My Impressions of the iPad and How it Will Impact Education

These are times in which the market is saturated with new gadgets and advances in technology.  Every week, new tools come out which promise better entertainment and some level of value-add to everyday living.

Interestingly, only a few of these gadgets ever stick long enough for folks to get excited.  Tivo comes to mind.  So does the iPhone which brings us to this post.  Before I talk about my impressions of the iPad, consider how amazing it is that millions (tens of millions?) of people around the country even know about the iPad much less care about purchasing one.  Apple's marketing prowess is broader than any other company, even Google.  It's a machine which gets fanatics more emboldened and those on the fringe curious.

I was a true-blue PC guy up until a year ago.  Now I can't imagine going back.  With three Macs and an iPhone, I can honestly (and I'm not even kidding) say that my life is better as a result.

On to the iPad.  We purchased several through work as a demo for how we think we'll be using them with admissions and recruitment.  We are really excited about the potential that the iPad brings to the world of education.

Let's first review how those in education are plotting their own interaction with the iPad:

My impressions:

  1. The screen is lovely. Yes, it picks up a lot of fingerprints but so does the iPhone.

  2. The device is a bit heavy. If you've used a Kindle, the iPad will feel somewhat bulky.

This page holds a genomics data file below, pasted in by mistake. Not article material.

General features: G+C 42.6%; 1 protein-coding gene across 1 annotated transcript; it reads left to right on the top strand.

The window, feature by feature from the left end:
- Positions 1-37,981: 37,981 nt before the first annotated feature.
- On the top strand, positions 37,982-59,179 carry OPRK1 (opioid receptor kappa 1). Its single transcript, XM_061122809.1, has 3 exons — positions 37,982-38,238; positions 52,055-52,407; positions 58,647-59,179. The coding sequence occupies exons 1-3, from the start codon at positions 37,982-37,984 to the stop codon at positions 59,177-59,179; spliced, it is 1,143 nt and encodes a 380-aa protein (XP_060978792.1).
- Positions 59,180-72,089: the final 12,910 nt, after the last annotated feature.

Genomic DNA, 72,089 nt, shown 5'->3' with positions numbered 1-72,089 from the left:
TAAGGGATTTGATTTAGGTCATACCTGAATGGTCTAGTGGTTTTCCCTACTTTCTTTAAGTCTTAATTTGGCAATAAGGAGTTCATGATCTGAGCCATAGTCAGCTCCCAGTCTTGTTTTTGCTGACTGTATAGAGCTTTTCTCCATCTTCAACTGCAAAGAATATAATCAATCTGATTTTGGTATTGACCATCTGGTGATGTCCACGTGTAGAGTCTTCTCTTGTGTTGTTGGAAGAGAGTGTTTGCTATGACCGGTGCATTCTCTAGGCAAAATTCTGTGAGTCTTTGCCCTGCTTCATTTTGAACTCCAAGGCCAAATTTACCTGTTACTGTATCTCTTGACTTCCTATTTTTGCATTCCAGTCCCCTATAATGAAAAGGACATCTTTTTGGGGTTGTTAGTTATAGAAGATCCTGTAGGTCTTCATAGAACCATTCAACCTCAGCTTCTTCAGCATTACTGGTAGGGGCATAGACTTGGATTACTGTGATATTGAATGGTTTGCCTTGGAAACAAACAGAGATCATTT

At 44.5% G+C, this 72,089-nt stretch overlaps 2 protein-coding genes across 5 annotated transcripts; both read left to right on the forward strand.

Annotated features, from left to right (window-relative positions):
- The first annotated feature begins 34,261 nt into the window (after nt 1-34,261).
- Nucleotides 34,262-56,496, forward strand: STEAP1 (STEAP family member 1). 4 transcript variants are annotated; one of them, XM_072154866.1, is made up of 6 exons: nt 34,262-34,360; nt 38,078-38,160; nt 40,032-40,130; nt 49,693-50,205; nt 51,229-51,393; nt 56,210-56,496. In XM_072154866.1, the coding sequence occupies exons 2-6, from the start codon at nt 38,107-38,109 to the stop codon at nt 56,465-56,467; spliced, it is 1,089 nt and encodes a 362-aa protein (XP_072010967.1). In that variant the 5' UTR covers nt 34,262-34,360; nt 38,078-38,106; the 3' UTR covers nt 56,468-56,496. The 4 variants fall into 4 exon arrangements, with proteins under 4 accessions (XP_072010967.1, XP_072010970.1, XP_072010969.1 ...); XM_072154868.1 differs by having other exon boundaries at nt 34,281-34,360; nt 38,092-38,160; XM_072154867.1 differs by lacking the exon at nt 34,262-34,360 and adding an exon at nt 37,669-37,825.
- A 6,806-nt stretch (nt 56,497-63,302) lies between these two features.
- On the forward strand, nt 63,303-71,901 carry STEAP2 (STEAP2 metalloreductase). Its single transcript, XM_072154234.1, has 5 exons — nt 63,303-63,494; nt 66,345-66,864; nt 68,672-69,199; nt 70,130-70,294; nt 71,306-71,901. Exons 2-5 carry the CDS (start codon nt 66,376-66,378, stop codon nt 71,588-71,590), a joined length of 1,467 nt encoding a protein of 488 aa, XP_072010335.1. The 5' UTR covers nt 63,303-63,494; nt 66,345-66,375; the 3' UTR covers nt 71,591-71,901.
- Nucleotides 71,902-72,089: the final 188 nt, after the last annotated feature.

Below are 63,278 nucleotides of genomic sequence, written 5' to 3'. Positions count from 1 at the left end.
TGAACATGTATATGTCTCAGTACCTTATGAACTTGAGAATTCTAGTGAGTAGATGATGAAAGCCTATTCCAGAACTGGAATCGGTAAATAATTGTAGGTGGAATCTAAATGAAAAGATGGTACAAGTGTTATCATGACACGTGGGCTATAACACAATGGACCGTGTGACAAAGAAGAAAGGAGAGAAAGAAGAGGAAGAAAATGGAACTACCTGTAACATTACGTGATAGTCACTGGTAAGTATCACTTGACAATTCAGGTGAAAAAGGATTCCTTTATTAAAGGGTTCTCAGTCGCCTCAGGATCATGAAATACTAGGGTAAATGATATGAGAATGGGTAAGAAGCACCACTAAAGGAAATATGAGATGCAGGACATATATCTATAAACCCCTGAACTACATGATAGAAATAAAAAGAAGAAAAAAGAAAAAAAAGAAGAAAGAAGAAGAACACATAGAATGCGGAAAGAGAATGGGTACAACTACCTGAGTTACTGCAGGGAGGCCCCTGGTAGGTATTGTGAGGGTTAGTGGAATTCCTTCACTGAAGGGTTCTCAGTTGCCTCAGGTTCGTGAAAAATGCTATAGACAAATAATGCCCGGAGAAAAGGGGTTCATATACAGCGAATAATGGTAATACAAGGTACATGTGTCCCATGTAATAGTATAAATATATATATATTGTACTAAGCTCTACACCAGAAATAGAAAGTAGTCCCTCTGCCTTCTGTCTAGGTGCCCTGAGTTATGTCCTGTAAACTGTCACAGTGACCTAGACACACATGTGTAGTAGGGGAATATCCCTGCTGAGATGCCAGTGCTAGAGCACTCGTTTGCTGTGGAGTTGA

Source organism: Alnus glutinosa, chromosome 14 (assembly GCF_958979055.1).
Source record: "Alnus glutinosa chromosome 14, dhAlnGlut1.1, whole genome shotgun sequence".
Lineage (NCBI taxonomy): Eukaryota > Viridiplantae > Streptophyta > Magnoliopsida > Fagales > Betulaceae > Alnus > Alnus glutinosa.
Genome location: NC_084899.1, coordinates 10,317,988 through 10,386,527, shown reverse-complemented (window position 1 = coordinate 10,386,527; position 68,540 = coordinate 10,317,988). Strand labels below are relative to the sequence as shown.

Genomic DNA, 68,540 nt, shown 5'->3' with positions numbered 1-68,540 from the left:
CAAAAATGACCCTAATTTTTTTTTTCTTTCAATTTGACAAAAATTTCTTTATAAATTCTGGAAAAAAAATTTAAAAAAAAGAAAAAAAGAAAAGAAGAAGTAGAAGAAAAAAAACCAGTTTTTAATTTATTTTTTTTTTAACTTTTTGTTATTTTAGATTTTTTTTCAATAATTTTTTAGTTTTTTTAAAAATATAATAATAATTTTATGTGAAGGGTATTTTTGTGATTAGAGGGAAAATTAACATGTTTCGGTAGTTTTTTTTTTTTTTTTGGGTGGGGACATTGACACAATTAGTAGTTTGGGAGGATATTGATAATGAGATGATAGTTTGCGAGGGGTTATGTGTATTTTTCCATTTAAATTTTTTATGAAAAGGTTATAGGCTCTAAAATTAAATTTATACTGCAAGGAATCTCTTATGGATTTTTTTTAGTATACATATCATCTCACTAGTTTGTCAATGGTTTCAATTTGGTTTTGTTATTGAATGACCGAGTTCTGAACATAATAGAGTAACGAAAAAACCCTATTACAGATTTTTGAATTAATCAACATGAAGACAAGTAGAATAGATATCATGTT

3. The speed is delightful. Even with the WiFi version, it's very snappy.

  4. The App Store for iPad has a long way to go. Still too many apps to make the iPhone to iPad conversion leap.

  5. Accessories are a must. Like the slippery iPhone, you'll want a case for the iPad, not only to protect it but to make it easier to hold.  I'm concerned about how I'll transport the device. It's very holdable but as to how it will travel, we'll have to see.

  6. Battery life is impressive. You can drag a full 12 hours out of the iPad. Very nice.

  7. Keyboard is difficult to use. I'm hesitant to write this because I had a hard time, initially, with the iPhone keyboard but unless you're in landscape mode, the keyboard is pretty much about hunting and pecking.  As someone who types 75 wpm, I'm struggling with the keyboard.

I was shocked when I read Michael Hyatt's post about the device.  He compared it to the Segway- remember those?  I understand why after having used it for a few days.  It's truly impressive and yet I'm not sure how I'll use it in the long term.  In the meantime, I'll enjoy its beautiful design and continue to explore its potential.

What are your initial thoughts on the iPad?